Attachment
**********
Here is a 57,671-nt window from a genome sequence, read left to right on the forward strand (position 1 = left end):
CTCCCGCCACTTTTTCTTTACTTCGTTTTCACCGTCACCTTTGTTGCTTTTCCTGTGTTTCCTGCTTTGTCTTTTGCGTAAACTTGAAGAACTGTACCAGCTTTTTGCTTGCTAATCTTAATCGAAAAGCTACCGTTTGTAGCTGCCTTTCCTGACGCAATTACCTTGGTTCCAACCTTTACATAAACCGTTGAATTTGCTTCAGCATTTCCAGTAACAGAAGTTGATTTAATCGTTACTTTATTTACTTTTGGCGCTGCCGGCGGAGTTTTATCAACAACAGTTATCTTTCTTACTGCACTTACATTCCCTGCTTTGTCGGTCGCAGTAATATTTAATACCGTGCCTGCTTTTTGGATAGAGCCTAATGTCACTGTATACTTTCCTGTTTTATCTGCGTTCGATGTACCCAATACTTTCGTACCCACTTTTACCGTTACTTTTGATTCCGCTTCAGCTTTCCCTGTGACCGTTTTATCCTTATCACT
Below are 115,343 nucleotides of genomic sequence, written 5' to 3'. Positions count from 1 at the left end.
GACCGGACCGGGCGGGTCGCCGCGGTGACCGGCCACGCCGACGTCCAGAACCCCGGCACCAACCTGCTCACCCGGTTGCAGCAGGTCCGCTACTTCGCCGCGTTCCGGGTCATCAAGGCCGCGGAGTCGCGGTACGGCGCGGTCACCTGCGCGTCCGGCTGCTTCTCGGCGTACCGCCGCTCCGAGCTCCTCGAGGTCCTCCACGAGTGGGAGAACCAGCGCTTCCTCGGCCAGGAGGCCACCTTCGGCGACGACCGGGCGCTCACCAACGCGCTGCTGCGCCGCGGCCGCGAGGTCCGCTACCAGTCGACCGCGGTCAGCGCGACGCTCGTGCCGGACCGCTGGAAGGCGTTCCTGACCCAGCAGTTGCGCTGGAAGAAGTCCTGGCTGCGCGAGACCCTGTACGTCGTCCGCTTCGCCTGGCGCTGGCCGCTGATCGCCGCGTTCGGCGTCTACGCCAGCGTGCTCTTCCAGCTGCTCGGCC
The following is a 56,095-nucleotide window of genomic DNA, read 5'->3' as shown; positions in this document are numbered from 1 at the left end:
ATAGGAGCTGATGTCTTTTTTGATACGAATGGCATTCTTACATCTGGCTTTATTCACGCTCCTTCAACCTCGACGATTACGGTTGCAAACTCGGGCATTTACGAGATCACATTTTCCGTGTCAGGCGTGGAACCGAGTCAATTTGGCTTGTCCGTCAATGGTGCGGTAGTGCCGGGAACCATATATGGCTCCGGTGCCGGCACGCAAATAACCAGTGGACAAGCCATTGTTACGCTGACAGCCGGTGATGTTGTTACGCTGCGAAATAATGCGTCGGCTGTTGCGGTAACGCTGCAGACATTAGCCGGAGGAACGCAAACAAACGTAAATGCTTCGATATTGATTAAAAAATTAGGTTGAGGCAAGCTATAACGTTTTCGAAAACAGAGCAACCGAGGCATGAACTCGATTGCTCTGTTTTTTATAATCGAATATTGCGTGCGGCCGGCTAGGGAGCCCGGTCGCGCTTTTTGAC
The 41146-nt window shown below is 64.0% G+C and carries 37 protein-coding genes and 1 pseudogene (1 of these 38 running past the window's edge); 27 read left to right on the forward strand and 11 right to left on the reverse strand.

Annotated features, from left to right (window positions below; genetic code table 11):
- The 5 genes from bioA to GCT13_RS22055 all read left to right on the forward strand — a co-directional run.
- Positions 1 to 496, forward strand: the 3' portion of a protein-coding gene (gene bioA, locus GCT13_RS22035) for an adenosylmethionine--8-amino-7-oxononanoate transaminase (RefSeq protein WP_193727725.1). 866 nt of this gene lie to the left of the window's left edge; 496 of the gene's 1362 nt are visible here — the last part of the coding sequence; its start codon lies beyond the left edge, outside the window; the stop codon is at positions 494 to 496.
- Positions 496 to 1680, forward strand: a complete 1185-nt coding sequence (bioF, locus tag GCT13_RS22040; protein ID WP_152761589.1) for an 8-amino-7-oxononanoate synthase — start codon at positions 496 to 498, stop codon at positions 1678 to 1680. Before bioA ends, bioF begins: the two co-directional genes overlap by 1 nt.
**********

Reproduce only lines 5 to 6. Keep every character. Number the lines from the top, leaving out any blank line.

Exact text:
The following is a 56,095-nucleotide window of genomic DNA, read 5'->3' as shown; positions in this document are numbered from 1 at the left end:
ATAGGAGCTGATGTCTTTTTTGATACGAATGGCATTCTTACATCTGGCTTTATTCACGCTCCTTCAACCTCGACGATTACGGTTGCAAACTCGGGCATTTACGAGATCACATTTTCCGTGTCAGGCGTGGAACCGAGTCAATTTGGCTTGTCCGTCAATGGTGCGGTAGTGCCGGGAACCATATATGGCTCCGGTGCCGGCACGCAAATAACCAGTGGACAAGCCATTGTTACGCTGACAGCCGGTGATGTTGTTACGCTGCGAAATAATGCGTCGGCTGTTGCGGTAACGCTGCAGACATTAGCCGGAGGAACGCAAACAAACGTAAATGCTTCGATATTGATTAAAAAATTAGGTTGAGGCAAGCTATAACGTTTTCGAAAACAGAGCAACCGAGGCATGAACTCGATTGCTCTGTTTTTTATAATCGAATATTGCGTGCGGCCGGCTAGGGAGCCCGGTCGCGCTTTTTGAC